This translation was created for the purposes of archiving and does not originate from the original creators of the text.

cypriot consciousness

This text is my speech at an event organized by our magazine at Famagusta Gate. At the same event, Mehmet Yaşin spoke about “Turkish Cypriot identity in literature”. Yaşin's speech will be published in the next issue, which will feature a tribute to Turkish Cypriots. We will then respond to various newspaper articles about the event.

Costis Achniotis

First of all, I clarify that I understand the concept of collective consciousness (and its content) not as fixed and unchanging, and that I do not, of course, attribute to it the dimensions of a physical principle. Collective consciousness, like any social concept, is variable and follows the changing needs of a society.

This variability is certainly not mechanistic at all. The superstructure can have an impact on social evolution drastically. For example, the emergence of industry forms the totality ‘workers’ who can be carriers of worker consciousness. Worker consciousness is potentially common to all countries and can determine the totality of the world’s workers. Of course this perception is macroscopic. Other criteria, such as individual consciousness; are influential in forming opposing subsets.

For the purposes of this text I refer to Cypriot Consciousness as the consciousness of Cypriot Independence. Its carriers are all Cypriots who believe in Independence, that is, those who perceive Cyprus and its people as an independent entity and thus seek to preserve the corresponding political institution, that of the Independent Cypriot State.

Of course, the perception of Cypriot Independence is fundamentally a matter that has not been studied, neither historically, nor sociologically or politically, and this applies to both communities. And this is absolutely natural since the consciousness of Enosis and Taksim have been dominant here in absolute terms, since the 1950s. Despite the acceptance of a so-called Independence in 1960, the leaders of the two communities were (or behaved as if they were) unionist or partitionist. Therefore, only this aspect of history was projected, of course with the corresponding ideological viewpoint. It is indicative, for example, how even now the history of Greek Cypriots remains extensively overlooked.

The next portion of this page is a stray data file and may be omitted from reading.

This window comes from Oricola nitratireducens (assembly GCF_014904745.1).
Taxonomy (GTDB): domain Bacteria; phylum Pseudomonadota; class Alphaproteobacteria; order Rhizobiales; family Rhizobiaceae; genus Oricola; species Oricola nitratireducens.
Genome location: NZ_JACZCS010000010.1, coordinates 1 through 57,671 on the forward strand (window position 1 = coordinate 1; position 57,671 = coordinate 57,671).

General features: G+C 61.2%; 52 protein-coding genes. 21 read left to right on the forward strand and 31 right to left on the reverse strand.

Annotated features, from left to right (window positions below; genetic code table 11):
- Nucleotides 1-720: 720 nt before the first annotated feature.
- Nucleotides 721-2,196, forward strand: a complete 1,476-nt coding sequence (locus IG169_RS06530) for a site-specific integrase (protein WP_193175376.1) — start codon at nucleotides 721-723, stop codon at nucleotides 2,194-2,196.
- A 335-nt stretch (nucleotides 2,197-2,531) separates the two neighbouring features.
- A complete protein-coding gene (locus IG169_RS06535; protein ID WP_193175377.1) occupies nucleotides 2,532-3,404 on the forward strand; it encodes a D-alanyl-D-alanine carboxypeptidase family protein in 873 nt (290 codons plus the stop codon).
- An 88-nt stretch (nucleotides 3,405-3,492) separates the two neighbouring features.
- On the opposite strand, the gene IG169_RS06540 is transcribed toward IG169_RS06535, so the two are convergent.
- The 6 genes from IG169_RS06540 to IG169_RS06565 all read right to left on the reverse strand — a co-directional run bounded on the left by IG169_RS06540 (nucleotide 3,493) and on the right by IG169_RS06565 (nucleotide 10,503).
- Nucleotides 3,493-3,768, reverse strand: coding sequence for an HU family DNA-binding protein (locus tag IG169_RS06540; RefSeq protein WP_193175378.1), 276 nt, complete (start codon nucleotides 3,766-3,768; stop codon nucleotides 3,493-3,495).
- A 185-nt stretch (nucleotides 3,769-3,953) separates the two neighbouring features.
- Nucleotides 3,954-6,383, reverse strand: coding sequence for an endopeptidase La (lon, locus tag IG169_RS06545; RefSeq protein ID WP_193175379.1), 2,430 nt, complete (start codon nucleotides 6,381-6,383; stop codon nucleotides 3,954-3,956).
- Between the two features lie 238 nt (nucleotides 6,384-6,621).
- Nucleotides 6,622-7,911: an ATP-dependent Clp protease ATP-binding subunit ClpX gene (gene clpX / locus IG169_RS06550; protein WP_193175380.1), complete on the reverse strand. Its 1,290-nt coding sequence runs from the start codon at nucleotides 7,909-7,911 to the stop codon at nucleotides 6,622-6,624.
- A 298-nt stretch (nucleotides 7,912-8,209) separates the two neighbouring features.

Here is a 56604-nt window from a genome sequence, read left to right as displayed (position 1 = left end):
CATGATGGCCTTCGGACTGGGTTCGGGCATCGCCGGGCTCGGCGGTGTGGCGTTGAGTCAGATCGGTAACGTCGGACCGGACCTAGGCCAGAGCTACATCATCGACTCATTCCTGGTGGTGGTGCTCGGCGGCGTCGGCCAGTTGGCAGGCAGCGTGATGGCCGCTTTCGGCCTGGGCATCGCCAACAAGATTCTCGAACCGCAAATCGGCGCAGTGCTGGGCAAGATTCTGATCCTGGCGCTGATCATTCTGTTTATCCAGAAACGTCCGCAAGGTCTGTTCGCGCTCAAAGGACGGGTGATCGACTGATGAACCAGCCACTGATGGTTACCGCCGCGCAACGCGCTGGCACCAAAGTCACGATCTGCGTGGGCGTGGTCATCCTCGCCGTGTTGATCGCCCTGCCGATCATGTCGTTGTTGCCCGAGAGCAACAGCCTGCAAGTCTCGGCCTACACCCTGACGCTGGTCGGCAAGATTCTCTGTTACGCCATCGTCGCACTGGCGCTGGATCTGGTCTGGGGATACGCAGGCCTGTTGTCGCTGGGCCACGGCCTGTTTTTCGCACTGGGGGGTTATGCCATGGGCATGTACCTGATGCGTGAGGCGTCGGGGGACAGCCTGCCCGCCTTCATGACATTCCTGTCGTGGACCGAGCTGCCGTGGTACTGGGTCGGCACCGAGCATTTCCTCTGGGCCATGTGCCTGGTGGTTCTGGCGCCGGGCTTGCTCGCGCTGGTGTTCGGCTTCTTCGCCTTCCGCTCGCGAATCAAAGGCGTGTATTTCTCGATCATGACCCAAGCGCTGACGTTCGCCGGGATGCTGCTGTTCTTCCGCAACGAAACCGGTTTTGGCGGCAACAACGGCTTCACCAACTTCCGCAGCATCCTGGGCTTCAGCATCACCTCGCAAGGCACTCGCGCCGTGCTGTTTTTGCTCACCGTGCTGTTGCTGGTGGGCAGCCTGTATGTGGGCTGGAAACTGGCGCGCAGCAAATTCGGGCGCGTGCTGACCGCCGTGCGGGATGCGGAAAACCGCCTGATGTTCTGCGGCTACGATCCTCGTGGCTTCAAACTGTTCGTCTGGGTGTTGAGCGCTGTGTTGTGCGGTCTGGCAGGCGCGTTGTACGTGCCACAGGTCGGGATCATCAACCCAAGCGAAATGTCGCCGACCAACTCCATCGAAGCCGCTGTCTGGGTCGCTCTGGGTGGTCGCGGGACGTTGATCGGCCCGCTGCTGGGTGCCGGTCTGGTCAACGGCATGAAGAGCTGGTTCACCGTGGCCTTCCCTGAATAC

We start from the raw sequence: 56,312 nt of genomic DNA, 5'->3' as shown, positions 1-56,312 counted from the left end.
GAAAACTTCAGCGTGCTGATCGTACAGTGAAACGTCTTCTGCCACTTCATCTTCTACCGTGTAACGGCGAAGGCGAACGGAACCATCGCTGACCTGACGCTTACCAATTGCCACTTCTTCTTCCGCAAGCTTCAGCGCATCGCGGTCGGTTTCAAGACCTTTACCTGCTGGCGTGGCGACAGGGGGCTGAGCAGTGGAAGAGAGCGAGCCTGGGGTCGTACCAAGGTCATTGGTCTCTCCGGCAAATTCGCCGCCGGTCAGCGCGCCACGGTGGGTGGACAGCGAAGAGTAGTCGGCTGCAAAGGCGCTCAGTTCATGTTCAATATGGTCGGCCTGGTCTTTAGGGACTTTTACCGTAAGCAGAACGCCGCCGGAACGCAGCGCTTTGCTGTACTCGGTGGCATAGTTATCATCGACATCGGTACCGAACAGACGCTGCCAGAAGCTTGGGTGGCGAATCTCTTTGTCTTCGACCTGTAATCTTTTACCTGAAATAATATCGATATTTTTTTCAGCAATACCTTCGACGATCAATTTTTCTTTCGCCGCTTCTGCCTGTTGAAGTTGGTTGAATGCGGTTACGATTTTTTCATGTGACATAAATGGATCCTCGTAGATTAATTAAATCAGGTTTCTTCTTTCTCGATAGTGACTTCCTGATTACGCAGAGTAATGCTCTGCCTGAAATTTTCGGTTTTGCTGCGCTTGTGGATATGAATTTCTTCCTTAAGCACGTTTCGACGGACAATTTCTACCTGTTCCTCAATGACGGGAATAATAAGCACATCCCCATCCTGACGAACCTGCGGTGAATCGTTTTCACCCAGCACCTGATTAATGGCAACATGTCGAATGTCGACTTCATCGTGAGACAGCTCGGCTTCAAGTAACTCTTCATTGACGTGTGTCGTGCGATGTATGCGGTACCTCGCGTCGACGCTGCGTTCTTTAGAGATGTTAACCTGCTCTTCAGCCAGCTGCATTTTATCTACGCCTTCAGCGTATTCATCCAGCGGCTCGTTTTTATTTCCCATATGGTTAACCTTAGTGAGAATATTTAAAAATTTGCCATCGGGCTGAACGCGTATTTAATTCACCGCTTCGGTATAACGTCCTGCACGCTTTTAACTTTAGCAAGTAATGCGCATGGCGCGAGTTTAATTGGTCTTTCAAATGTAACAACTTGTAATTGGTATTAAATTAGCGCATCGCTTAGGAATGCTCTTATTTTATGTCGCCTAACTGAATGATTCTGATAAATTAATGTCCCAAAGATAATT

So it is not easy to realize where the CCP [Cyprus Communist Party] supported its anti-unionist stance. I am reading you an excerpt.

“… The CCP considers it its duty to protest with all its forces, firstly against the local English government which by its indifference contributes to the sharpening of racial hatreds between the inhabitants of Cyprus and subsequently against the false leaders of this place, who have spoken and will speak in the name of the Cypriot people. DOWN WITH ENOSIS, LONG LIVE CYPRIOT INDEPENDENCE, LONG LIVE THE PROLETARIAT OF THE WORLD” (Neos Anthropos, 25.4.1925).